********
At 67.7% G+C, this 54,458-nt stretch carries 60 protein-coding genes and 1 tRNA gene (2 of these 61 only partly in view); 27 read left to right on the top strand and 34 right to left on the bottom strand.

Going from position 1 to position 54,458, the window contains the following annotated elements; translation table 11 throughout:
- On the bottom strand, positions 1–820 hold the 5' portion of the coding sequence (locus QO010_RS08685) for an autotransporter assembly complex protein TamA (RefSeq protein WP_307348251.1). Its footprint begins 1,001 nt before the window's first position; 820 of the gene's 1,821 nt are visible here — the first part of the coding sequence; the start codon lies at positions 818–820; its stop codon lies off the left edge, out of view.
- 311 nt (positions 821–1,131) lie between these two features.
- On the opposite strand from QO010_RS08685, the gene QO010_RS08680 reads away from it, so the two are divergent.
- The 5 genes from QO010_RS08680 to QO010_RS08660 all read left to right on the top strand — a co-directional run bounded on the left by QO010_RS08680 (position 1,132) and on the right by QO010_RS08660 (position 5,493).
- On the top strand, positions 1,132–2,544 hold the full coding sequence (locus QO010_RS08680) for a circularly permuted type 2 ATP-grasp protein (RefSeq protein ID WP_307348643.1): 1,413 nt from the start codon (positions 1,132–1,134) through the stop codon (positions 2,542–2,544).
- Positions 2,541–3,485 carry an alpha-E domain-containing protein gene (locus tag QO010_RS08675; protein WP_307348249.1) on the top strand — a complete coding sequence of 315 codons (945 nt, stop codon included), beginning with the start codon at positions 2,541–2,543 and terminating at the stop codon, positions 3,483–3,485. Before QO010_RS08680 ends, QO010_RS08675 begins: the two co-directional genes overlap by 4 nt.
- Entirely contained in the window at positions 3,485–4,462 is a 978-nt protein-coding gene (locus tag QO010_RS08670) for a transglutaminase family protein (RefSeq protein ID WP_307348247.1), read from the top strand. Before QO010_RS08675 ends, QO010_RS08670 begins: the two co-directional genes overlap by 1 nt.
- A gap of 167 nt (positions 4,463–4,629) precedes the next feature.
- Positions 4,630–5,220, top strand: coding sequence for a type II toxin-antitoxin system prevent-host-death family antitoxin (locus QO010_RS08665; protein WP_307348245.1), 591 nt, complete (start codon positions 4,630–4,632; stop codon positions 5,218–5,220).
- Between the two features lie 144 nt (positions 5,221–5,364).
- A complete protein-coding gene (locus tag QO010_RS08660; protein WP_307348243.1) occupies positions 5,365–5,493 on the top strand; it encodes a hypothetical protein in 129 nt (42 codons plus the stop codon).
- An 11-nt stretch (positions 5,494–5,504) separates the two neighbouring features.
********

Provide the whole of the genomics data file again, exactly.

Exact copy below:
At 67.7% G+C, this 54,458-nt stretch carries 60 protein-coding genes and 1 tRNA gene (2 of these 61 only partly in view); 27 read left to right on the top strand and 34 right to left on the bottom strand.

Going from position 1 to position 54,458, the window contains the following annotated elements; translation table 11 throughout:
- On the bottom strand, positions 1–820 hold the 5' portion of the coding sequence (locus QO010_RS08685) for an autotransporter assembly complex protein TamA (RefSeq protein WP_307348251.1). Its footprint begins 1,001 nt before the window's first position; 820 of the gene's 1,821 nt are visible here — the first part of the coding sequence; the start codon lies at positions 818–820; its stop codon lies off the left edge, out of view.
- 311 nt (positions 821–1,131) lie between these two features.
- On the opposite strand from QO010_RS08685, the gene QO010_RS08680 reads away from it, so the two are divergent.
- The 5 genes from QO010_RS08680 to QO010_RS08660 all read left to right on the top strand — a co-directional run bounded on the left by QO010_RS08680 (position 1,132) and on the right by QO010_RS08660 (position 5,493).
- On the top strand, positions 1,132–2,544 hold the full coding sequence (locus QO010_RS08680) for a circularly permuted type 2 ATP-grasp protein (RefSeq protein ID WP_307348643.1): 1,413 nt from the start codon (positions 1,132–1,134) through the stop codon (positions 2,542–2,544).
- Positions 2,541–3,485 carry an alpha-E domain-containing protein gene (locus tag QO010_RS08675; protein WP_307348249.1) on the top strand — a complete coding sequence of 315 codons (945 nt, stop codon included), beginning with the start codon at positions 2,541–2,543 and terminating at the stop codon, positions 3,483–3,485. Before QO010_RS08680 ends, QO010_RS08675 begins: the two co-directional genes overlap by 4 nt.
- Entirely contained in the window at positions 3,485–4,462 is a 978-nt protein-coding gene (locus tag QO010_RS08670) for a transglutaminase family protein (RefSeq protein ID WP_307348247.1), read from the top strand. Before QO010_RS08675 ends, QO010_RS08670 begins: the two co-directional genes overlap by 1 nt.
- A gap of 167 nt (positions 4,463–4,629) precedes the next feature.
- Positions 4,630–5,220, top strand: coding sequence for a type II toxin-antitoxin system prevent-host-death family antitoxin (locus QO010_RS08665; protein WP_307348245.1), 591 nt, complete (start codon positions 4,630–4,632; stop codon positions 5,218–5,220).
- Between the two features lie 144 nt (positions 5,221–5,364).
- A complete protein-coding gene (locus tag QO010_RS08660; protein WP_307348243.1) occupies positions 5,365–5,493 on the top strand; it encodes a hypothetical protein in 129 nt (42 codons plus the stop codon).
- An 11-nt stretch (positions 5,494–5,504) separates the two neighbouring features.